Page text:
After all the pain of watching BlackBerry in recent years--the sputtering rhetoric, the bungled operations, the tortured posturing, the doomed strategies manufactured and then tossed aside as the company proved incapable of bringing them into reality--the story has taken yet another major step to its utter finality. Private equity group Fairfax Financial Holdings will take BlackBerry private.

Fourth Time Is a Charm?

A lifeline? No, more like a chance to hit the air a fourth time before sinking below the surface forever. Because unless there is some great strategy that management has kept hidden, this move will only delay the inevitable, not prevent it. The announcement on Friday of an impending $1 billion loss and the layoff of 40 percent of the employees was no fluke.

It's brutally hard to admit that something you've built over decades is going down the tubes, particularly when your company is public and you have unhappy shareholders. That's been the case at BlackBerry for years. Originally the company, when it was RIM, had a lock on the high-end of the smartphone market. Aimed at business professionals, it provided superior electronic communications and security. Now? It's an afterthought with market share that even trails the Windows Phone.

There's something to be said for remaining determined. Being in love with bringing out badly flawed products and then improving them over time--occasionally to finally conquer a market--has been Microsoft's stock in trade. But then, Microsoft has had a cash-printing machine that lets it keep hammering away, which is how it finally got Windows Phone to more than 3 percent market share.

BlackBerry never had that type of money, and the funds it did have it squandered by running late, delivering under expectations, and exhibiting a level of corporate arrogance that quickly outpaced its accomplishments. Every quarter, fewer people ask for BlackBerry phones. Fewer people care about the brand.

No Long-Term Strategy

Many, including me, have said that BlackBerry had to break up into pieces or find a buyer of the whole company, because it clearly had blown every opportunity for a comeback. At first glance, going private might seem to be a variation on the same theme. After all, someone is buying the company, right?

True, it does get the shareholders out from under. However look at the survival of the company itself, and going private is a pipe dream. As Jan Dawson, chief telecoms analyst at market analyst firm Ovum, was quoted in a statement from the company:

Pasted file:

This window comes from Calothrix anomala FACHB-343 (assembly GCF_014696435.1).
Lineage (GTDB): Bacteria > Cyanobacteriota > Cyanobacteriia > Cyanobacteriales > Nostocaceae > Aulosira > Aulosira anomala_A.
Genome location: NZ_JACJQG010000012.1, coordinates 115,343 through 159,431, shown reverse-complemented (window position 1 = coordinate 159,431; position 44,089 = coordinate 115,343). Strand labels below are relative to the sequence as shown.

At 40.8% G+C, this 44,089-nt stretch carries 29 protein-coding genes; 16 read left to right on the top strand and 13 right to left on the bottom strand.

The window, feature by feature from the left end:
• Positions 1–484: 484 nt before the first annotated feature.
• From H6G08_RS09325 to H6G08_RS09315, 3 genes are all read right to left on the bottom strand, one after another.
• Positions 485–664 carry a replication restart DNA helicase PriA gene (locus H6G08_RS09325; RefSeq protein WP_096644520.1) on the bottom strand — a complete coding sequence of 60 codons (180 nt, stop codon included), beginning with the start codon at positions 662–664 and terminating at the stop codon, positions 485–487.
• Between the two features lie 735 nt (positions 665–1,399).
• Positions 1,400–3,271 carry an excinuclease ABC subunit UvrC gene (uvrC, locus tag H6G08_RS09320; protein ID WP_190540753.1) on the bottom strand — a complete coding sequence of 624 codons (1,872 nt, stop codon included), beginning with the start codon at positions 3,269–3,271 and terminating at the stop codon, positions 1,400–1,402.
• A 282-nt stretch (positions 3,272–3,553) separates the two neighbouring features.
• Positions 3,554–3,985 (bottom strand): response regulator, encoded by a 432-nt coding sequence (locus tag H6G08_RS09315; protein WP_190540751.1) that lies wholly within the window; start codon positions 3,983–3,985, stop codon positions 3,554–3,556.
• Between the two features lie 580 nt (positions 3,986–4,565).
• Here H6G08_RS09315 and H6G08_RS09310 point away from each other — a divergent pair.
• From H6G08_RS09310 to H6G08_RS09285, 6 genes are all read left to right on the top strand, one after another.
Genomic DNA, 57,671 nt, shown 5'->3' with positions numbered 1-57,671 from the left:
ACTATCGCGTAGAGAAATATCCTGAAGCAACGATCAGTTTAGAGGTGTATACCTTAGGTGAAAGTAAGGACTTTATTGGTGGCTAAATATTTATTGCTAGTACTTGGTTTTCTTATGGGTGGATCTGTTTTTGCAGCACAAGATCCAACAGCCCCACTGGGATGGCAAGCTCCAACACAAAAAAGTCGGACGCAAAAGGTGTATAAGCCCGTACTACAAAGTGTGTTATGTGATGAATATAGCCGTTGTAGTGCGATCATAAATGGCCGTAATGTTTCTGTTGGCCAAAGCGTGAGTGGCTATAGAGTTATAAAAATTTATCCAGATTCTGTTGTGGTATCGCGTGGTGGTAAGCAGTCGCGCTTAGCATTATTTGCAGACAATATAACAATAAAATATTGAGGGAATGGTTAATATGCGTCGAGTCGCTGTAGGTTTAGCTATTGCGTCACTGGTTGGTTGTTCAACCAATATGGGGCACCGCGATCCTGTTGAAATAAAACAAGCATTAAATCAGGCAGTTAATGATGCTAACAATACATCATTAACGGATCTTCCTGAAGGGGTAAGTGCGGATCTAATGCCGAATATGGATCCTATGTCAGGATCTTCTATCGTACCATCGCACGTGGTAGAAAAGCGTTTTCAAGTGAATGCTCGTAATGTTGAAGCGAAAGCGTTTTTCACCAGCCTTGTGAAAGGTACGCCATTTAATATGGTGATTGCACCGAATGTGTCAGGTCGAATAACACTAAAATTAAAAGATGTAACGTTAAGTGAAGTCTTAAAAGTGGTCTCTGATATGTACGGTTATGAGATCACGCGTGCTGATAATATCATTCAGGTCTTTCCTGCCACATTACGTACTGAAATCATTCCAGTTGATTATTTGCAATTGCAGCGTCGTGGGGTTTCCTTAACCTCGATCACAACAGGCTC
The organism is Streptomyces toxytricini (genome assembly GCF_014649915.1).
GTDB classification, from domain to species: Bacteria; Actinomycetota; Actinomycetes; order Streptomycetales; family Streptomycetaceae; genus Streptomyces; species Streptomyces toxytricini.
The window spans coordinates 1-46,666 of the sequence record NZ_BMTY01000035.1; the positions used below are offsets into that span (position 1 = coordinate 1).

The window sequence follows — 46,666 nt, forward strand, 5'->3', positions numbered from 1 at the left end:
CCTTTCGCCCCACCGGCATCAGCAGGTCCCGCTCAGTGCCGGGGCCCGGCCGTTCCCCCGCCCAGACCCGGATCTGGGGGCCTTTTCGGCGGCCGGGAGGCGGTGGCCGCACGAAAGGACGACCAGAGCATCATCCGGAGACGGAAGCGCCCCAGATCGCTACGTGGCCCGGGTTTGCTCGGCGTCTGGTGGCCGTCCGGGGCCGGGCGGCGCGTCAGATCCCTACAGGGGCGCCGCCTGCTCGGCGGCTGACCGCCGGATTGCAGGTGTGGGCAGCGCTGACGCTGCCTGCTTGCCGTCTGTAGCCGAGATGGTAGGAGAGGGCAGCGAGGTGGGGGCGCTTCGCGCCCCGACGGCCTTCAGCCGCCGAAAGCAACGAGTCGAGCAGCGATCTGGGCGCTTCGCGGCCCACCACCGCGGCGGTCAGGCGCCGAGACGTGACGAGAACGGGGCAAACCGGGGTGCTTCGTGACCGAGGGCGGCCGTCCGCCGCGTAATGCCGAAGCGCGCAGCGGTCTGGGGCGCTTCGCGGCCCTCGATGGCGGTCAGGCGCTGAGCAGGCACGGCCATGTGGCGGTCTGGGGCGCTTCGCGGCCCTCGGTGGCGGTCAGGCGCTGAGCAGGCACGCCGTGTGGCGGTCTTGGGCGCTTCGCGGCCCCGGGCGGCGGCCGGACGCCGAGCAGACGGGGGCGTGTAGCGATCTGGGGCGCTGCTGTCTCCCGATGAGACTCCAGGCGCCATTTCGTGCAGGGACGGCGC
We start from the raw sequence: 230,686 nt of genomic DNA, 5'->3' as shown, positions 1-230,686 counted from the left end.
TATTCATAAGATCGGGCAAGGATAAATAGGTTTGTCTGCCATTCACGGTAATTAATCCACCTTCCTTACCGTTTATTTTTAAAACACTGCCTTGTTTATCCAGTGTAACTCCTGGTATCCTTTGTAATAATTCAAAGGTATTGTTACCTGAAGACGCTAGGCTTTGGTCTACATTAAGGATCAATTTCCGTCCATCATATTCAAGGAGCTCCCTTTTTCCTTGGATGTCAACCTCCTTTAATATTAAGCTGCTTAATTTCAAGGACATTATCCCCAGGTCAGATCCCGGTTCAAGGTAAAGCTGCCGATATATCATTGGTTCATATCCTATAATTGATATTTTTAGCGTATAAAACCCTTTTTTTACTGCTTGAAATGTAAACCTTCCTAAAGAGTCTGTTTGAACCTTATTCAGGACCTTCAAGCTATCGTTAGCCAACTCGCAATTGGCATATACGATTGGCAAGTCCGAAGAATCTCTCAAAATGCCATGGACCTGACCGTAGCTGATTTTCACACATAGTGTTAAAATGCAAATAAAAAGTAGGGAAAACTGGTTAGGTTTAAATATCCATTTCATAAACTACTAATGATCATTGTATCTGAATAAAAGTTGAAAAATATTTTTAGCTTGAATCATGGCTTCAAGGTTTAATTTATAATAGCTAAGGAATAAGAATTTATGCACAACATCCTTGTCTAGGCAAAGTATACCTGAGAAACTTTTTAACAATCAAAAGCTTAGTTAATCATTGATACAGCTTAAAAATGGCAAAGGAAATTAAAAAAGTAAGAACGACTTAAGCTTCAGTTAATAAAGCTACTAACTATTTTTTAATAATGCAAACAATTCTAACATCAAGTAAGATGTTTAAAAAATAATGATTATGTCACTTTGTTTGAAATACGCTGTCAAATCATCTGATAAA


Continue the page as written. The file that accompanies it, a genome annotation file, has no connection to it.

Normally, companies are taken private in order to give a long-term strategy time to payoff without the hassles of short-term investor scrutiny. But BlackBerry's key problem for the last couple of years has been the lack of such a long-term strategy. It simply hasn't articulated a way to rebuild its business as its device sales drop precipitously.

It's a perfect statement of the problem. For years, the long-term strategy consisted first of denial that the iPhone was a threat. Next, it was wishful thinking of how the next product, whether the fiasco PlayBook or underwhelming BB10 operating system, would save the day. Finally, the working mantra for anyone there with sense or options, including the two former co-CEOs, was something out of Monty Python and the Holy Grail: "Run away!"

Going Private Won't Help

There's nothing left. The value of patents? After all, plenty of companies have spent enormous amounts to gain access to big patent portfolios, and BlackBerry was pretty early into the smartphone game, which means a larger chance that it could have some fundamental and broad patents that would either let a patent troll sue everyone in sight or a big company better protect itself against legal challenge.

It's a nice thought, not not realistic. The value of the patent portfolio was one of the features touted when HP bought Palm. But there apparently was little value in it. HP dropped everything to do with Palm after flushing $1.2 billion down a large drain. Google said that one of the reasons for buying Motorola Mobility was to acquire the patent portfolio. However, companies in the mobile space have done a lot of cross-licensing to gain access to important technology and prevent others from suing them. Many of the most powerful patents in the Motorola line-up have been licensed, leaving Google with relatively little on that front. In other words, spend lots of money on a patent portfolio and you could find that cross-licensing has left few big sticks left in the arsenal you thought you were buying.

There is the enterprise software and services business, but that always rested on the device business. Companies wanted the capabilities that services like mobile device management offered because they had many BlackBerry users as employees. When people have walked away from the platform, who needs the services when they don't support iOS or Android?

And, as Dawson noted, the BlackBerry device business depended on scale for profitability. As that scale advances to the range of a micrometer, the chances for making money there are gone.

This is a comatose business that should have had life support removed some time ago, when there was still the ability to return more value to shareholders and to retain some dignity. Maybe Fairfax Financial has some secret strategy, like agreements to sell off BlackBerry in parts and more than recoup the purchase cost. But at this point, that seems increasingly unlikely. One possible winner: business case study writers, who love a good example of exactly what not to do time and time again.